• The kube-state-metrics project is a separate service that watches Kubernetes API server events, and generates all kinds of metrics for the state of custom workloads installed in the cluster, e.g. the state of pods, deployments, etc., exposing them on a /metrics endpoint in Prometheus format, for Prometheus to scrape them. You need kube-state-metrics, because the metrics that Kubernetes components (such as API server) expose by default are about the state of the services in general (e.g. number of servced requests), not about the state of the objects/workloads that they store inside.
  • prometheus-adapter: if you use the HPA, and the resource-metrics (CPU / RAM) data is not suitable to determine whether the replica count of your service should be increased/decreased, you can also instruct the HPA to use custom metrics instead (using the Custom-metrics API mentioned above). prometheus-adapter is a bridge component that can serve these custom metrics, from a running Prometheus instance. It also can (but does not necessarily have to) replace the metrics-server on clusters that do not already have the metrics-server installed.

Detailed look at the Prometheus operator

Using the Prometheus operator (from the kube-prometheus package) is the recommended approach to install and operate Prometheus in Kubernetes. It will require you to learn about new concepts that are specific to the operator, but the advantage is that the operator simplifies many tasks. As the official GitHub repo states:

  • Simplified Deployment Configuration: Configure the fundamentals of Prometheus like versions, persistence, retention policies, and replicas from a native Kubernetes resource.
  • Prometheus Target Configuration: Automatically generate monitoring target configurations based on familiar Kubernetes label queries; no need to learn a Prometheus specific configuration language.

The last sentence, no need to learn a Prometheus specific configuration language, is just marketing BS. You do need to be familiar with most concepts of Prometheus and Alertmanager, as you would otherwise not be able to debug problems. Also, some aspects of the configuration require you to literally write YAML sections that would normally be part of a prometheus.yaml, alertmanager.yaml or alert-rules.yaml file.

In the following subsections we will look at central concepts of the Prometheus operator, how to install it into your cluster, how to configure monitoring of additional services, and how to get custom dashboards into Grafana.

Central concepts of the Prometheus operator

Like any typical Kubernetes operator, the Prometheus operator scans your cluster for new or changed CRs (Custom Resources), and then deploys additional pods or adapts configurations in accordance to these CRs. The most relevant CRDs are:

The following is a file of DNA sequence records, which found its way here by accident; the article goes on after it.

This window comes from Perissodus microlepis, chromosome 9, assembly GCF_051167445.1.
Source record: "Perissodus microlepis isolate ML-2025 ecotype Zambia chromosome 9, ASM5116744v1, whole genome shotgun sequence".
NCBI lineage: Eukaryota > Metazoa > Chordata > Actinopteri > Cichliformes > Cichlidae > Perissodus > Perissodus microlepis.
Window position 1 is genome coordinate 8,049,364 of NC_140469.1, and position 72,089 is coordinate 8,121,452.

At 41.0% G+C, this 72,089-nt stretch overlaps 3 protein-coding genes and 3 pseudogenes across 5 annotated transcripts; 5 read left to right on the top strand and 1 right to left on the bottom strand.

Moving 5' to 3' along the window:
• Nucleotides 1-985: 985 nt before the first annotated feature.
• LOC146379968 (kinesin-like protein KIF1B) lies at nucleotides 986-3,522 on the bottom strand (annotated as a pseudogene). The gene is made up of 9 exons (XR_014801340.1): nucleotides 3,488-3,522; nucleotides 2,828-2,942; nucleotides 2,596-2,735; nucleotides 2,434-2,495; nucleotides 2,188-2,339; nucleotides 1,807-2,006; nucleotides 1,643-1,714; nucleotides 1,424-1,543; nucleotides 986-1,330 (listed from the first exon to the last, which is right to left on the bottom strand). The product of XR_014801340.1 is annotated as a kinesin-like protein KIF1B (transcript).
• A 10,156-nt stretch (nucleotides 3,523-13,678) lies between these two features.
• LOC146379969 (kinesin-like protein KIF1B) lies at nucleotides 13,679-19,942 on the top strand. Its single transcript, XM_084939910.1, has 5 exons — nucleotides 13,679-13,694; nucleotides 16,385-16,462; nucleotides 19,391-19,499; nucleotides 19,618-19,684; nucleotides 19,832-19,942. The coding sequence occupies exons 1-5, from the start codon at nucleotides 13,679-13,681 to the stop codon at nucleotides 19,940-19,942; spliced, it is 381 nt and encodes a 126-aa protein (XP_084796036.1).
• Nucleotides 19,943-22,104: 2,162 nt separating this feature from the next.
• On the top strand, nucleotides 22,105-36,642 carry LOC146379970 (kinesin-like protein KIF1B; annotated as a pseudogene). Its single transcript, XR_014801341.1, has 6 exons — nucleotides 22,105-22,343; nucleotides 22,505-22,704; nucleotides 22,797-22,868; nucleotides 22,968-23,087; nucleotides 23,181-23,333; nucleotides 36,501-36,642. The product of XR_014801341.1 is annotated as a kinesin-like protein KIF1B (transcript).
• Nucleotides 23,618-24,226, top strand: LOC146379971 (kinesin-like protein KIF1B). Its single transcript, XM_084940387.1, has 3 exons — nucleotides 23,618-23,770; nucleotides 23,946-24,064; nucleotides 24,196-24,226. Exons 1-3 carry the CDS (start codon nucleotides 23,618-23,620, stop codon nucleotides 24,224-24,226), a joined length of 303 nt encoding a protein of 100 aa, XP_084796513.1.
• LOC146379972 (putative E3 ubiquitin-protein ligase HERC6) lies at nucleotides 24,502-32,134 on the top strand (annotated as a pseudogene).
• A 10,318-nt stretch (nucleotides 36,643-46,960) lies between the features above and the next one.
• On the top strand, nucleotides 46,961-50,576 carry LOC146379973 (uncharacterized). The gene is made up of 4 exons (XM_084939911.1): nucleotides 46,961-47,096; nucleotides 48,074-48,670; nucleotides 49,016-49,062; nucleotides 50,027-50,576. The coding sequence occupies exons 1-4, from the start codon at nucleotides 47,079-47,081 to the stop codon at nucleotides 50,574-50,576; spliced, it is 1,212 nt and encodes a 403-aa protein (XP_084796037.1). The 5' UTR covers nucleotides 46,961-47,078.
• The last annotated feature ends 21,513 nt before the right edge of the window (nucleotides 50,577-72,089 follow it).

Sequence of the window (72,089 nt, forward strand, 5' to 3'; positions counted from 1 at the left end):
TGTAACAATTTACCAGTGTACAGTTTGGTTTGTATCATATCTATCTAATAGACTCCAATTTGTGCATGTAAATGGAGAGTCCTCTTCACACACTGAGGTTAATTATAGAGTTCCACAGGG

• Prometheus: defines a Prometheus deployment (which the operator will deploy as StatefulSet). It provides options to configure replication (HA mode), persistent storage, and Alertmanagers to which the deployed Prometheus instances send alerts.
  • Alertmanager: defines a Alertmanager deployment (which the operator will deploy as StatefulSet). It provides options to configure replication (HA mode) and persistent storage.
  • ServiceMonitor: specifies Kubernetes services that should be scraped by Prometheus. The Prometheus operator automatically generates scrape configurations for them and configures the Prometheus instances to use them.
  • PodMonitor: like ServiceMonitor, but for Kubernetes pods.
  • PrometheusRule: defines Prometheus alerting and/or recording rules. The Operator generates a rule file, and configures the Prometheus instances to use it.
  • AlertmanagerConfig: specifies subsections of the Alertmanager configuration, allowing routing of alerts to custom receivers, and setting inhibit rules.

There are a few more CRDs you only need in certain instances. You can find the exhaustive, detailed description of the CRDs in the operator’s design docs (definitely a recommended reading).

Installation of the operator

Installing the kube-prometheus package can be done in two ways: using jsonnet (see official instructions), or using a Helm chart called kube-prometheus-stack. I will discuss the Helm chart option in detail, because most people are familiar with Helm already. While the Jsonnet approach may be more flexible than the Helm chart, it requires that you take the time to learn jsonnet and the surrounding tools. I’ve found the jsonnet syntax to be as incomprehensible as Objective-C, so that was a natural impediment for me to learn it.

To install kube-prometheus-stack, first add the Helm chart’s repository, as instructed here. Create a custom-values.yaml file in which you customize many different details (see below). Finally, assuming that your kube config is set up correctly (using the right context for the right cluster), run helm upgrade --install -f custom-values.yaml [RELEASE_NAME] -n monitoring --create-namespace prometheus-community/kube-prometheus-stack to install (or upgrade) it.

As with any Helm chart, you will need to study how it works by looking at the chart.yaml and values.yaml file, so that you override the options that make sense for you in your custom-values.yaml file. Here are a few pointers I found helpful:

  • In the kube-prometheus-stack values.yaml file, the configuration options below the keys “grafana“, “kubeStateMetrics” and “nodeExporter” are not well-documented, because these are sub-charts defined in the Chart.yaml file. The Chart.yaml file points to the GitHub repos where these respective charts are found, so refer to them to learn how these options work.